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PSYC 221 Ch7 LTM Encoding and retrieval.pdf

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Department
Psychology
Course Code
PSYC 221
Professor
Kevin G Munhall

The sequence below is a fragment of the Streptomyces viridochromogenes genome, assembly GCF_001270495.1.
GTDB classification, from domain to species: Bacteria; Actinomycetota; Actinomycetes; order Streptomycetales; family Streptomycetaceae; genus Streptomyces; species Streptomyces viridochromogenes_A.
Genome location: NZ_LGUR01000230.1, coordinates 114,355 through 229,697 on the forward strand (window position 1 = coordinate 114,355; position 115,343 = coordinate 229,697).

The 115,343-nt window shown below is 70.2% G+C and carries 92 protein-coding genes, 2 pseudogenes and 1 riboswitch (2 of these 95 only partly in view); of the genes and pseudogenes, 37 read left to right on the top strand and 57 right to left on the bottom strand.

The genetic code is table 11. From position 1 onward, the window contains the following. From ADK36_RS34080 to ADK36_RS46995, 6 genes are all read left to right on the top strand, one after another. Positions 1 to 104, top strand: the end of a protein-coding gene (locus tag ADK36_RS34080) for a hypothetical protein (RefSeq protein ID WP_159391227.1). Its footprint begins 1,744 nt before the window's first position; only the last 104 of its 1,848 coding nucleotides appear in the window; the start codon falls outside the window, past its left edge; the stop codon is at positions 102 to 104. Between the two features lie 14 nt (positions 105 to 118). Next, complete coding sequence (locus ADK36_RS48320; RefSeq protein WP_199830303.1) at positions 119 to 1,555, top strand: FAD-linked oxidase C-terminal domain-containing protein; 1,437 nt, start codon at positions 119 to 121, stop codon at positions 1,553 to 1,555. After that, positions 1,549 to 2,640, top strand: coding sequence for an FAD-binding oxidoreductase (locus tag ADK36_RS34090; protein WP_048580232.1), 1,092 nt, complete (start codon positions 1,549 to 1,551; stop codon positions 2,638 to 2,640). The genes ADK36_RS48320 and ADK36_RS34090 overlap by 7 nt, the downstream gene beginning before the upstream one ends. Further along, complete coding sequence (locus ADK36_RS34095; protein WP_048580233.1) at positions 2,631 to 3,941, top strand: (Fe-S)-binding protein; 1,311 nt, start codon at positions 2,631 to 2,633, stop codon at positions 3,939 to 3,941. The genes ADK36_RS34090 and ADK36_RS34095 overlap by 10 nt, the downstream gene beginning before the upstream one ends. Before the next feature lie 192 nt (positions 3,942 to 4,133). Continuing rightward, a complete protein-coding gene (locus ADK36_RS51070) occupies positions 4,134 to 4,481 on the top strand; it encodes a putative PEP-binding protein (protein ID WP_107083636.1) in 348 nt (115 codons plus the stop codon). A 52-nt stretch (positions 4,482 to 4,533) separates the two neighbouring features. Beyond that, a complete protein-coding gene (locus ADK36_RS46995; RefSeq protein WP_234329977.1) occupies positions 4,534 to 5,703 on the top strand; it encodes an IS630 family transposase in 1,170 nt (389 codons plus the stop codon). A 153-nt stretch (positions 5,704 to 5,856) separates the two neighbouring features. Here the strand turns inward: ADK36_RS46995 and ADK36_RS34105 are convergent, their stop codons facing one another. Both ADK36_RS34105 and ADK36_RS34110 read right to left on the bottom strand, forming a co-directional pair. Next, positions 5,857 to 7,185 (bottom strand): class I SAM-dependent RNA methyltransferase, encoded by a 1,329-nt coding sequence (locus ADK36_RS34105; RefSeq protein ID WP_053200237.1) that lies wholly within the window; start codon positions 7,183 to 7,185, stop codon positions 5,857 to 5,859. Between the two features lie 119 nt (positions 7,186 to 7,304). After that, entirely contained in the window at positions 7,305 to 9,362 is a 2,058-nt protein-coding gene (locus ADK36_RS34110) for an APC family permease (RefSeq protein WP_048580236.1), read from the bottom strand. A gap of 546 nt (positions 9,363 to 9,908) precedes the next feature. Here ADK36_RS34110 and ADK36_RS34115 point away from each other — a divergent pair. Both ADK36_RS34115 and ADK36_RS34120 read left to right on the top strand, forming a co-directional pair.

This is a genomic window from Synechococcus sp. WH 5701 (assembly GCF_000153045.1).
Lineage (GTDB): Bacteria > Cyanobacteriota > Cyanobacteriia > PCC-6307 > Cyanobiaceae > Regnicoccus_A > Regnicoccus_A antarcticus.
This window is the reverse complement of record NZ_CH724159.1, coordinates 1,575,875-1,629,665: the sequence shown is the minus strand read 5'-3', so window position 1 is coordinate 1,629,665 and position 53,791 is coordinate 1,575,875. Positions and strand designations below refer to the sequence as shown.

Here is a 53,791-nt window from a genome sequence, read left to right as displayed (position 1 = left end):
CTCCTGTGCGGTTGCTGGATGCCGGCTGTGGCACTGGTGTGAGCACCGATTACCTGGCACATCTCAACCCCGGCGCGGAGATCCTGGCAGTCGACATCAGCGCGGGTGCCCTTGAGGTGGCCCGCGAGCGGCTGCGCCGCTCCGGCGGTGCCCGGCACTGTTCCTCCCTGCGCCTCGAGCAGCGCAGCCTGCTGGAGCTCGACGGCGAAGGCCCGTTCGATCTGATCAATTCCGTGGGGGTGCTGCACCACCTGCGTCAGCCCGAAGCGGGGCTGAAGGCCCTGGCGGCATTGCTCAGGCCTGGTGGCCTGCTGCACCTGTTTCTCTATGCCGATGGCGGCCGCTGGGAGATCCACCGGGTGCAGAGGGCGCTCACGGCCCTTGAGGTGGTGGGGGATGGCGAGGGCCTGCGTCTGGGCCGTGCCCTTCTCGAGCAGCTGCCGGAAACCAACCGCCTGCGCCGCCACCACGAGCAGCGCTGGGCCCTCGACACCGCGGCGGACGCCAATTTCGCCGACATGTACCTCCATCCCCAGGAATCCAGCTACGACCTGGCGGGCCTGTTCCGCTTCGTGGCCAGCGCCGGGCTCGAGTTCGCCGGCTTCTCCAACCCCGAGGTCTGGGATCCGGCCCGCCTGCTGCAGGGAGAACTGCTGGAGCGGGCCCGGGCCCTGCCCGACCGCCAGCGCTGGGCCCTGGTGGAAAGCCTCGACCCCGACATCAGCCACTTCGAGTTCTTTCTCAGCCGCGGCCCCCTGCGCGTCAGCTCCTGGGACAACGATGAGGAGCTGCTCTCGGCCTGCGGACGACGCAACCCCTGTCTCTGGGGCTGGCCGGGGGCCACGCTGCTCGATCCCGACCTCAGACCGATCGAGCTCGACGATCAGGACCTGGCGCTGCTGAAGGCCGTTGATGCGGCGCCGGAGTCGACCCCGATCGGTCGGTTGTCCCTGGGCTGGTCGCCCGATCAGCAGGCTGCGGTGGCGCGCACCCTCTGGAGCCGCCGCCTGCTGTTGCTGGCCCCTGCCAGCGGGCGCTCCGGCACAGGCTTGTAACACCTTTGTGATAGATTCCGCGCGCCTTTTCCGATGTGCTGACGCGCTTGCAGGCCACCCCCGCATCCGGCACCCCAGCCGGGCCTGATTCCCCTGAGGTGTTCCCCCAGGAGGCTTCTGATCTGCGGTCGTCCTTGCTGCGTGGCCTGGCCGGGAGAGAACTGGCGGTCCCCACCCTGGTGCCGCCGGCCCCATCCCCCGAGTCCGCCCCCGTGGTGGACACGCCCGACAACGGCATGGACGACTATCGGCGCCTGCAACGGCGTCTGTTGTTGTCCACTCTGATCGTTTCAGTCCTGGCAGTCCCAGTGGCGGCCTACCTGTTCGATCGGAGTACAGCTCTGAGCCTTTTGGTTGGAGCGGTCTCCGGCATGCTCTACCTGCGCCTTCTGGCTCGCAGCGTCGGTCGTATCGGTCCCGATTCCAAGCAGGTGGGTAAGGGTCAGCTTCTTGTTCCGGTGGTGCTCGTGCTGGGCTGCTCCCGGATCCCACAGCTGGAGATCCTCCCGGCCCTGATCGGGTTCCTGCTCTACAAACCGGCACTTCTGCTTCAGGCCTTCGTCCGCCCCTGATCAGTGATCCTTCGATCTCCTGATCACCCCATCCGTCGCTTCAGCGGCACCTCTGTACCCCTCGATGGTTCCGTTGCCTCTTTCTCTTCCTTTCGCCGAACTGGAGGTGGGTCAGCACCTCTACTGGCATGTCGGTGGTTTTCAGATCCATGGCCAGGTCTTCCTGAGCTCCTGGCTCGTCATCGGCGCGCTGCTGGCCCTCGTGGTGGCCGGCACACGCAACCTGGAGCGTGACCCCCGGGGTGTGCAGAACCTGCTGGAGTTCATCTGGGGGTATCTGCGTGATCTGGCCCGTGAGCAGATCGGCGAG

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PSYC  221  –  Long-­‐term  Memory:  Encoding  and  Retrieval   Chapter  7   Long-­‐term  Memory:  Encoding  and  Retrieval     Encoding:  process  of  acquiring  information  and  transferring  it  to  LTM.       Note  the  distinction  between  coding  and  encoding.  Coding  refers  to  the  form  in  which  a  stimulus   enters  our  memory.  For  example,  there  is  visual,  auditory,  and  semantic  coding.  Encoding  is  a   process  by  which  information  is  stored  in  LTM.     Retrieval:  process  of  transferring  memory  from  LTM  to  working  memory.     Methods  of  encoding  information     Rehearsal:  repeating  information  over  and  over.   • Maintenance  rehearsal   • Elaborative  rehearsal     Maintenance  rehearsal:  repetition  that  maintains  information  in  working  memory  but  is  not   effective  in  transferring  information  into  LTM.       Elaborative  rehearsal:  making  connections  between  the  meaning  of  an  item  and  something  you   know.  This  method  is  much  more  effective  in  transferring  information  to  LTM.       Levels-­‐of-­‐processing  theory:  memory  depends  on  how  information  is  encoded,  with  “deeper”   levels  of  processing  resulting  in  better  encoding  and  retrieval  than  “shallow”  processing.     Depth  of  processing  compares  “deep”  and  “shallow”.       Shallow  processing:  attention  is  placed  on  the  physical  characteristics  of  the  item  without  paying   attention  to  the  meaning  of  the  item.  This  is  the  method  used  in  maintenance  rehearsal.       Deep  processing:  close  attention  on  an  item’s  meaning  and  relating  it  to  something  else.       In  Craik  and  Tulving’s  experiment,  shallow  processing  involved  having  the  participant  pay   attention  to  physical  characteristics  of  the  word,  deeper  processing  had  the  participant  pay   attention  to  the  sound  of  the  word,  and  the  deepest  processing  came  from  paying  attention  to   meaning.       The  levels-­‐of-­‐processing  theory  became  less  important  in  researching  LTM  as  it  became  difficult  to   objectively  determine  the  depth  of  processing.               PSYC  221  –  Long-­‐term  Memory:  Encoding  and  Retrieval   Circular  reasoning:  logic  in  explaining  a  phenomenon   uses  a  variable  that  is  not  independent  from  the  target   idea.  Terrible  explanation,  I  know...   • If  the  question  is:  is  the  “desert  island”  task   deeper  in  processing  than  evaluating  the   meaning  of  a  word?     Note  the  figure  to  the  right.  The  depth  of  processing  is   a  construct,  but  recall  scores  are  a  tangible  way  to   measure  a  construct.     • Since  memory  is  better  using  the  desert  island  task  than  other  semantic  tasks,  you  can   conclude  that  it  has  greater  depth  of  processing,  right?  Not  so  simple.     • In  this  scenario,  depth  of  processing  has  not  been  defined  independently  of  memory.   • Memory  performance  is  used  to  predict  depth  of  processing,  and  depth  of  processing  is   used  to  predict  memory  performance.       Ways  of  encoding  that  influence  retrieval     Retrieval  cue:  word  or  stimulus  that  helps  a  person  remember  something  that  is  stored  in   memory.  (This  will  be  visited  in  more  detail  later).       Placing  words  to  be  remembered  in  complex  sentences   The  more  memorable  and  complex  the  sentence  is,  the  better  the  recall.     Forming  visual  images  based  on  words   • Study  in  which  researchers  used  paired-­‐associate  learning  (presenting  words  in  pairs)   and  asked  some  to  use  silent  repetition  and  some  to  picture  the  words  interacting.     • Those  who  pictured  the  words  interacting  remembered  twice  as  many  word  pairs.     Forming  links  between  words  and  personal  characteristics   This  is  especially  true  for  words  about  yourself  (see  self-­‐reference  effect,  below).  This  relates   back  to  the  idea  that  more  memorable  and  complex  encoding  items  lead  to  better  recall.  When  we   can  tie  a  word  to  ourselves,  we  are  making  it  a  rich  and  meaningful  memory  item.       Self-­‐reference  effect:  memory  is  better  if  you  are  asked  to  relate  a  word  to  yourself.       Generating  information   When  you  generate  the  memory  item  yourself  you  are  more  likely  to  remember  it.    Note  the   picture  below.  Participants  in  the  “read”  condition  had  poorer  recall  than  participants  that  were   told  to  “generate”  the  word  pair.       Generation  effect:  learning  and  retention  are  enhanced  when  you   generate  material  yourself  as  opposed  to  receiving  it  passively.         PSYC  221  –  Long-­‐term  Memory:  Encoding  and  Retrieval   Organizing  information   Information  that  is  encoded  in  an  organized  fashion  is  more  easily  retrieved.       Testing  yourself   Testing  effect:  memory  performance  is  increased  when  you  are  tested  on  the  information.     Summary:  Factors  that  aid  encoding       Retrieval     Examples  of  retrieval  cues   • Going  to  the  location  of  encoding   • Hearing  a  song   • Particular  smells     Retrieval  cues  can  be  extremely  effective  for  remembering.  But  they  are  most  effective  when  they   are  self-­‐generated.   • Recall  the  experiment  where  participants  were  given  600  words,  such  as  banana.   • Participants  were  asked  to  write  three  words  that  associated  with  the  word.   • When  the  participants  were  later  asked  to  recall  the  list,  the  participants  who  used  their   own  retrieval  cues  remembered  90%  of  the  list.  Other  participants  were  given  other   people’s  retrieval  cues,  and  they  only  remembered  55%.     • (There  was  also  a  control  condition  in  which  some  participants  had  not  seen  the  original   list  and  were  only  given  the  cues  –  like  Super  Password  –  these  participants  were  only   able  to  generate  17%  of  the  list).       Study  condition  =  encoding   Test  condition  =  retrieval     Evidence  that  retrieval  can  be  increased  by  matching  the  conditions  at  retrieval  to  the   conditions  that  existed  at  encoding.   • Encoding  specificity   • State-­‐dependent  learning   • Transfer-­‐appropriate  processing   • (Each  of  these  will  be  described  in  greater  detail  on  the  next  page)     PSYC  221  –  Long-­‐term  Memory:  Encoding  and  Retrieval   Encoding  specificity:  we  encode  information  along  with  its  context.     • Recall  the  Scottish  divers  –  memory  was  better  when  the  list  was  learned  and  tested  on   under  water  or  when  it  was  learned  and  tested  on  land.     • Essentially,  best  recall  takes  place  when  the  study  condition  matches  the  testing  condition.     State-­‐dependent  learning:  learning  that  is  associated  with  a  particular  internal  state.     • Best  recall  takes  place  when  a  person’s  mood  during  retrieval  matches  their  mood  during   encoding.     • Recall  the  happy/sad  memory  test  in  which  participants  were  put  into  a  particular  mood  to   study  and  to  be  tested.     Transfer-­‐appropriate  processing:  memory  performance  is  enhanced  if  the  type  of  task  at   encoding  matches  the  type  of  task  at  retrieval.     • Recall  the  study  in  which  participants  had  better  recall  when  they  encoded  using  a  rhyming   task  and  had  a  cued  recall  using  a  rhyming  task.     Principles  to  aid  successful  encoding  and  retrieval         Elaborate   • This  is  the  step  that  moves  information  into  LTM  in  the  first  place   • Association  between  two  stimuli  make  them  more  complex  and  easier  to  remember     Generate  and  test   • Take  an  active  role  in  creating  memory  cues  –  for  example,  instead  of  copying  down  a   definition  from  the  book  try  to  understand  and  reword  it.  The  generation  of  the   information  will  make  it  easier  to  remember.     • Another  example  of  generation  is  explaining  concepts  to  friends  or  family.   • Testing  is  a  form  of  generation,  since  you  are  generating  the  answers.   • The  theme  with  generating  and  testing  is  active  engagement  with  the  material  causes  better   recall.     Organize   • Whatever  the  method  of  organization  you  use,  the  key  part  is  creating  a  mental  framework   that  ties  some  information  to  other  information  (association).     • When  you  organize  information  you  are  chunking  –  grouping  small  and  seemingly   unrelated  elements  into  a  meaningful  and  memorable  picture.       PSYC  221  –  Long-­‐term  Memory:  Encoding  and  Retrieval     Take  breaks   Spacing  effect:  Memory  is  optimized  when  encoding  takes  place  in  shorter  sessions,  even  when   the  total  study  time  is  the  same  as  a  long  cram  session     Match  learning  and  test  conditions   • Recall  encoding  specificity,  state-­‐dependent  learning,  and  transfer-­‐appropriate  processing:   memory  is  better  when  the  study  condition  closely  matches  the  test  condition.     Aside:  Remember  how  memory  is  best  when  studying  takes  place  in  the  same  location  as  testing?   This  isn’t  always  a  feasible  strategy.  Studies  have  shown  that  the  next  best  thing  to  studying  in  the   testing  location  is  to  study  in  a  variety  of  different  locations.  This  prevents  the  association   between  the  encoded  information  and  a  particular  location.       Avoid  “illusions  of  learning”   An  illusion  of  learning  occurs  when  you  think  that  you  can  remember  the  information  when  it  is   in  front  of  you,  but  learning  has  not  been  significant  enough  for  proper  retrieval  later.  Mechanisms   that  bring  about  an  illusion  of  learning:   • When  you  reread  material,  you  increase  fluency  (that  is,  the  ease  of  taking  in  the   information).  Increased  fluency  is  often  taken  as  a  sign  for  learning,  but  this  is  not   necessarily  the  case.     • Familiarity  effect:  rereading  may  cause  the  information  to  become  familiar.  This  cued   recognition  may  not  be  enough  for  independent  retrieval.       Memory  and  the  brain     Hebb’s  theory  –  Experience  causes  changes  at  the  synapse   • Repetitive  exposure  to  a  stimulus  causes  structural  changes,  greater  NT  release,  and   increased  firing.     Long-­‐term  potentiation  (LTP):  enhanced  firing  of  neurons  after  repeated  stimulation.  This  is  part   of  Hebb’s  findings.     • LTP  demonstrates  that  in  addition  to  structural  changes,  repetition  of  a  stimulus  causes   increased  responding  at  the  synaptic  level.       Areas  of  the  brain  where  memory  is  stored:     Frontal  cortex    –  working  memory       Medial  temporal  lobe  (MTL)  –  contains  several  structures  that  are